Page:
9 Ivy JL, Goforth HW Jr, Damon BM, McCauley TR, Parsons EC, Price TB. Early postexercise muscle glycogen recovery is enhanced with a carbohydrate-protein supplement. J Appl Physiol. 2002;93(4):1337-44.
    10 Carrithers JA, Williamson DL, Gallagher PM, Godard MP, Schulze KE, Trappe SW. Effects of postexercise carbohydrate-protein feedings on muscle glycogen restoration. J Appl Physiol. 2000;88(6):1976-82.
    11 CarteeGD, Young DA, Sleeper MD, Zierath J, Wallberg-Henriksson H, and Holloszy JO. Prolonged increase in insulin-stimulated glucose transport in muscle after exercise. Am J Physiol Endocrinol Metab 1989; 256: E494–E499.
    12 HenriksenEJ. Effects of acute exercise and exercise training on insulin resistance. J Appl Physiol 2002; 93:788–796.
    13 Roy BD, Tarnopolsky MA. Influence of differing macronutrient intakes on muscle glycogen resynthesis after resistance exercise. J Appl Physiol. 1998;84(3):890-6.
    14 Ivy JL, Holloszy JO. Persistant increase in glucose uptake by rat skeletal muscle following exercise. Am J Physiol 1981; 241:C200-C203.
    15 Ren JM, Semenkovich CF, Gulve EA, Gao J, Holloszy JO. Exercise induces rapid increases in GLUT4 expression, glucose transport capacity, and insulin-stimulated glycogen storage in muscle. J Biol Chem. 1994 20;269(20):14396-401.
    16 Derave W, Lund S, Holman G, Wojtaszewski J, Pedersen O, Richter EA. Contraction-stimulated muscle glucose transport and GLUT-4 surface content are dependent on glycogen content. Am J Physiol Endocrinol Metab 1999; 277: E1103–E1110.
    17 Kawanaka K, Han D, Nolte LA, Hansen PA, Nakatani A, and Holloszy JO. Decreased insulin-stimulated GLUT-4 translocation in glycogen-supercompensated muscles of exercised rats. Am J Physiol Endocrinol Metab 1999; 276: E907–E912.
    18 Cartee GD, Young DA, Sleeper MD, Zierath J, Wallberg-Henriksson H, Holloszy JO. Prolonged increase in insulin-stimulated glucose transport in muscle after exercise. Am J Physiol Endocrinol Metab 1989; 256:E494–E499.
    19 Morifuji M, Sakai K, Sanbongi C, Sugiura K. Dietary whey protein increases liver and skeletal muscle glycogen levels in exercise-trained rats. Br J Nutr. 2005;93(4):439-45.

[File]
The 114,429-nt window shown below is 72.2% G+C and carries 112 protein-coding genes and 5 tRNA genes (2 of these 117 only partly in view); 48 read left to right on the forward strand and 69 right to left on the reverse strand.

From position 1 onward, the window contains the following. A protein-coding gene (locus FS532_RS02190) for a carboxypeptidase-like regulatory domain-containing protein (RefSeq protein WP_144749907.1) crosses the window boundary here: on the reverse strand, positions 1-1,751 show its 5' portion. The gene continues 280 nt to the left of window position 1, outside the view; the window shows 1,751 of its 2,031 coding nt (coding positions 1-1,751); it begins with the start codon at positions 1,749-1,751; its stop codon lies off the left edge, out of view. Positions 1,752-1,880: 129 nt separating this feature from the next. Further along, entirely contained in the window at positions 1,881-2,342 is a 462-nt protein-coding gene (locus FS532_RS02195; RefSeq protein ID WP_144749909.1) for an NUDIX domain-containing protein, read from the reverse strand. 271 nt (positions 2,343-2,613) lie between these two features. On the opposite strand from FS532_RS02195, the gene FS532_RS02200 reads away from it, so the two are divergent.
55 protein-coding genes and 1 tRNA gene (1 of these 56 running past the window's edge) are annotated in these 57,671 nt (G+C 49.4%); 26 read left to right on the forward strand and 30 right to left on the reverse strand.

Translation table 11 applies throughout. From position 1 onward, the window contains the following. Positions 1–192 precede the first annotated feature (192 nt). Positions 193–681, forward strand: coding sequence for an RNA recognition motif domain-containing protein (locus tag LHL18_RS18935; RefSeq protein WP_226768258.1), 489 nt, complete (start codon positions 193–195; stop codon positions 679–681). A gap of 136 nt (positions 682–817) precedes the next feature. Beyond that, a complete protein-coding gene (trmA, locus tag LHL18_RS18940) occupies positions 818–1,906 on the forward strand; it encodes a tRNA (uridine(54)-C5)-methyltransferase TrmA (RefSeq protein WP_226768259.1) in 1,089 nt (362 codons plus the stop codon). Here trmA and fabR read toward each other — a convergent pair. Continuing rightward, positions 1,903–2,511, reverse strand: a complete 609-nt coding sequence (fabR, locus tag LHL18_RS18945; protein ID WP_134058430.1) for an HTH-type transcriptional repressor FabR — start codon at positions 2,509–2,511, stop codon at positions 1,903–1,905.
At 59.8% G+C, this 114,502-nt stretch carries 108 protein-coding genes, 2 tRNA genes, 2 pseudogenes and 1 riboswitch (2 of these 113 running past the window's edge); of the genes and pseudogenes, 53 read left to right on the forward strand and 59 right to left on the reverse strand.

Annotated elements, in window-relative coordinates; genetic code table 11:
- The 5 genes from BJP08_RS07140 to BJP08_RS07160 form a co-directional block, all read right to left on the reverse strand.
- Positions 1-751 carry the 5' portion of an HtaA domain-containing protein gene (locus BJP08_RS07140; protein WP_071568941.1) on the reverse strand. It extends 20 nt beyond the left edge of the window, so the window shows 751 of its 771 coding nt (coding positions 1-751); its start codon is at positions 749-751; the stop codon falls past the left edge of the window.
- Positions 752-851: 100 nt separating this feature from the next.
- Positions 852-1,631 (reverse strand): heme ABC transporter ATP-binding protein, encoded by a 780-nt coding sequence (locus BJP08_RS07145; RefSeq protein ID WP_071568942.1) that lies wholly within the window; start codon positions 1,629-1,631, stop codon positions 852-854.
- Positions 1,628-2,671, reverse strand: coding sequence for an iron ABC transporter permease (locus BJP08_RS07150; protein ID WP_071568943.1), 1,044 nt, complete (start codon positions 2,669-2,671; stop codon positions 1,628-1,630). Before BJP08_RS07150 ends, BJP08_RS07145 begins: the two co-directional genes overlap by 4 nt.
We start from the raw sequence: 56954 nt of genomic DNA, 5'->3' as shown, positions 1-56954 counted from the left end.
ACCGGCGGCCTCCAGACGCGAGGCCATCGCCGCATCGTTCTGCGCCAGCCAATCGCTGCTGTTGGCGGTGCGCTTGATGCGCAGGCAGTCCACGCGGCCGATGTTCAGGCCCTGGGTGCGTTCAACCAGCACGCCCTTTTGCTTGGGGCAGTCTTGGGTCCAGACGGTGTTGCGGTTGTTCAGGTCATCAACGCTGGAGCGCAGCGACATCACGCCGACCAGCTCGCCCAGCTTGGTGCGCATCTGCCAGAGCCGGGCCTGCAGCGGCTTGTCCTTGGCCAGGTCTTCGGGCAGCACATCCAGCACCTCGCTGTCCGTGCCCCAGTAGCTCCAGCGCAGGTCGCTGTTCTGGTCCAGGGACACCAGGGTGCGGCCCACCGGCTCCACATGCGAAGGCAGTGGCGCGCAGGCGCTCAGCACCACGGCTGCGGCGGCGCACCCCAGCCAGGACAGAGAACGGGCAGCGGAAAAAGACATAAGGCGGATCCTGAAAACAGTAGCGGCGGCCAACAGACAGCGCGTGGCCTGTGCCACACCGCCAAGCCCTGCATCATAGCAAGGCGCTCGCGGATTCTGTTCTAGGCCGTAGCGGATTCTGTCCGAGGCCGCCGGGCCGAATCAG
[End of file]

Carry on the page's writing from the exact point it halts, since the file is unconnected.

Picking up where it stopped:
Yeah i read this also.... very good write-up, but it is all analytical and oppinion based. But still very interesting perspective.
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    Quote Originally Posted by Movin_weight View Post
    Yeah i read this also.... very good write-up, but it is all analytical and oppinion based. But still very interesting perspective.
    I`m on low carb diet now and the only thing help me a lot on the gym with the weights is ALCAR 6g a day
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    Quote Originally Posted by MAxximal View Post
    I`m on low carb diet now and the only thing help me a lot on the gym with the weights is ALCAR 6g a day
    Yeah I read a study during my search saying that when your on a carb restricted diet, timing your carbs around your workout doesn't improve performance.

    I like ALCAR combined with sulbutamine... gives me good focus and drive in the gym
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    damn maxximal...sounds like u are doing a lot of the same stuff i am doing. I have been dosing ALCAR 2-3g three or four times a day. Helps fat metabolism and focus is good.

    Quote Originally Posted by MAxximal View Post
    I`m on low carb diet now and the only thing help me a lot on the gym with the weights is ALCAR 6g a day
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    Here is another one which has looked at whole body protein degradation and synthesis and protein balance and didn't find a difference with carbs :

    Am J Physiol Endocrinol Metab. 2007 Sep;293(3):E833-42. Epub 2007 Jul 3.
    Coingestion of carbohydrate with protein does not further augment postexercise muscle protein synthesis.
    Koopman R, Beelen M, Stellingwerff T, Pennings B, Saris WH, Kies AK, Kuipers H, van Loon LJ.